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'Tata' Martino's Mexico debut boosted by debutant Rodriguez

SAN DIEGO -- A new era for the Mexican national team began on Friday with fresh black shirts, manager Gerardo "Tata" Martino on the bench, Guillermo Ochoa recognized for 100 caps and a welcome return to winning ways.

The 3-1 victory for El Tri over Chile at SDCCU Stadium ended a three-game losing streak and Raul Jimenez's opening goal from the penalty spot a 342-minute run without putting the ball into the net.

If the week leading up to Mexico's opener was akin to the turning of the page on a dismal end to 2018, this result and performance felt like an appropriate beginning to a new process that has the raw elements to be fruitful.

"I don't believe that people are going crazy over one positive result in a friendly," Martino said. "We aspire to have a successful cycle and this team excites me, the future excites me."

Gerardo 'Tata' Martino began his managerial tenure with Mexico with a victory over Chile.

This was a deserved win against a Chile missing stars Alexis Sanchez and Claudio Bravo, although Ochoa laid the platform for the positive result -- as he has so often in recent times -- saving from Arturo Vidal in the first half with the score at 0-0.

Debutant Carlos Rodriguez caught the eye early on for Mexico, playing on the right side of a midfielder three in a 4-3-3 formation.

The 22-year-old Monterrey midfielder looked comfortable at international level competing against a Chilean midfield that included experienced duo Vidal and Charles Aranguiz. Bearing in mind that just one year ago Rodriguez was playing in the Spanish third division, the authority shown in the Friday's victory was the consummation of a meteoric rise for a player that looks set to be a fixture leading into Qatar 2022.

"He's played like someone who is 30 years old, why wouldn't I use him?" questioned Martino about Rodriguez.

Carlos Rodriguez had an impressive national team debut in Mexico's win over Chile.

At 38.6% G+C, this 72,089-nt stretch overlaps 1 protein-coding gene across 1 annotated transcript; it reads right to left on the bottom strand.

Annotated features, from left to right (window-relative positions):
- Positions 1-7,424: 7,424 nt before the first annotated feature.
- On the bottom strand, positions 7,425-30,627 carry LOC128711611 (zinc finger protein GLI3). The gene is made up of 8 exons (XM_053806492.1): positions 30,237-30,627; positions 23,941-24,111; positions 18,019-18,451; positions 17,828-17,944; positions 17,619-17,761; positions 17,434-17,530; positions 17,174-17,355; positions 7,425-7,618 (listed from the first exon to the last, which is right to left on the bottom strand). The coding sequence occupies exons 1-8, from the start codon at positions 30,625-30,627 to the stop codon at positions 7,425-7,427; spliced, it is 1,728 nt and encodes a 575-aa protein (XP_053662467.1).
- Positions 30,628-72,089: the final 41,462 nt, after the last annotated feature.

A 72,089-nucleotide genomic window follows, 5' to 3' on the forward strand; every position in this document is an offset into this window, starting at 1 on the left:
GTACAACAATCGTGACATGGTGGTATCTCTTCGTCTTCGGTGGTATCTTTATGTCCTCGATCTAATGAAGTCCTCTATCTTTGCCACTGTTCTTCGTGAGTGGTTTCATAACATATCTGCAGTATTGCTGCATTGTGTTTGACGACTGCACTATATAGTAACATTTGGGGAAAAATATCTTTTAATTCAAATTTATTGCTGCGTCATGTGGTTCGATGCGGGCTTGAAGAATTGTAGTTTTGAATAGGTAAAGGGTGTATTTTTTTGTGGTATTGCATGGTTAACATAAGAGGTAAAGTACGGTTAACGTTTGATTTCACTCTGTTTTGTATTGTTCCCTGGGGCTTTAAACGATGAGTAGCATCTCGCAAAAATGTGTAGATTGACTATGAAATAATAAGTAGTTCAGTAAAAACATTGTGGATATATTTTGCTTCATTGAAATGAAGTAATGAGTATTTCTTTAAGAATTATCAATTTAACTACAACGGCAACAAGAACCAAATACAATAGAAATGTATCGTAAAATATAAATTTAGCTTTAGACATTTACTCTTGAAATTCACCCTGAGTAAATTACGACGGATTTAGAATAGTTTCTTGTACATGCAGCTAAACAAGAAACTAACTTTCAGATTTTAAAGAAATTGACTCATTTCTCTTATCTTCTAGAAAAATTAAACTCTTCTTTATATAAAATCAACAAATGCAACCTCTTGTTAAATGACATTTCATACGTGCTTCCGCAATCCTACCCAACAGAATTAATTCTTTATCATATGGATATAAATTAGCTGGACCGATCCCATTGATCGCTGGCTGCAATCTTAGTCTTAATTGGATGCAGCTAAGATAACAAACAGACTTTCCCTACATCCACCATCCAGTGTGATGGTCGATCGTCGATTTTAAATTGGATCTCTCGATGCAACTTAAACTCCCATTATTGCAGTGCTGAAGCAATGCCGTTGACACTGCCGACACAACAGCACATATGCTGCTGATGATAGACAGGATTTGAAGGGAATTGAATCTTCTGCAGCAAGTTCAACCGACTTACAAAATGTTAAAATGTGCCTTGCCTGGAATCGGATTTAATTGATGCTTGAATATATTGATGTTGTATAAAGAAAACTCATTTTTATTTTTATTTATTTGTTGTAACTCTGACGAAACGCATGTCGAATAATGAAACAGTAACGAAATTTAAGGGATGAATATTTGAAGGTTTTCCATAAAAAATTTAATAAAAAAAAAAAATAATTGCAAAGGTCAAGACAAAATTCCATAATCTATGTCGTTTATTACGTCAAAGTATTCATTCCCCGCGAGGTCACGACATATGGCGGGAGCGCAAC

In fact, it was the Liga MX-based players that appeared more comfortable in Martino's system, perhaps because they'd been together in a midweek camp in February and didn't have to traverse the Atlantic, adapting to the time changes on the West Coast.

Monterrey's Rodolfo Pizarro sparkled on the wing, a position he hasn't played of late, while Club America's Edson Alvarez showed that the holding midfield role may just be his best position.

Upfront, it felt significant that in-form Wolves striker Raul Jimenez got the nod over Javier Hernandez, although Martino urged caution and the issue is likely to rumble on.

Perhaps even more relevant will be who plays on the wings. PSV Eindhoven's Hirving Lozano didn't have his best game overall, but is a deadly threat on the counter and wrapped up the game with a neat finish for Mexico's third goal.

Lozano's place looks set in stone. But the sight of Diego Lainez coming on with 15 minutes to go only highlighted the options Martino has upfront and what an exciting side this Mexico side could be under him. The intrigue over whether Jesus "Tecatito" Corona and Carlos Vela will be available and included for this summer's Gold Cup only adds to the sense that this is a Mexico squad with plenty of attacking depth.

Once Raul Jimenez's opener had gone in and Chile pushed for the equalizer, Mexico exploited the space, leading to the second and third goals.

The high press and high defensive line that Martino's teams are known for were evident, although there is naturally much to work on in terms of cohesion.

"We'd be here until tomorrow if I explained all the things we have to improve," said Martino after the game.

The Argentine was beaming as he walked out of the stadium Friday and was clearly happy with the display, while maintaining calm over the relative value of the win over the long term.

"We've won and it's also important to highlight the positive things, but we have to put this into the perspective that this was a friendly," summed up Martino.

The players also seem happy with what they have seen from Martino so far.

"Personally, he gives you a lot of confidence and that is fundamental for a player," said Erick Gutierrez after the game. "He gives you the armory to fight on the pitch and allows you to do what you know."

As starts go, it doesn't get much better, but the road to a World Cup and a potential "fifth game" is long, as every Mexico fan knows.

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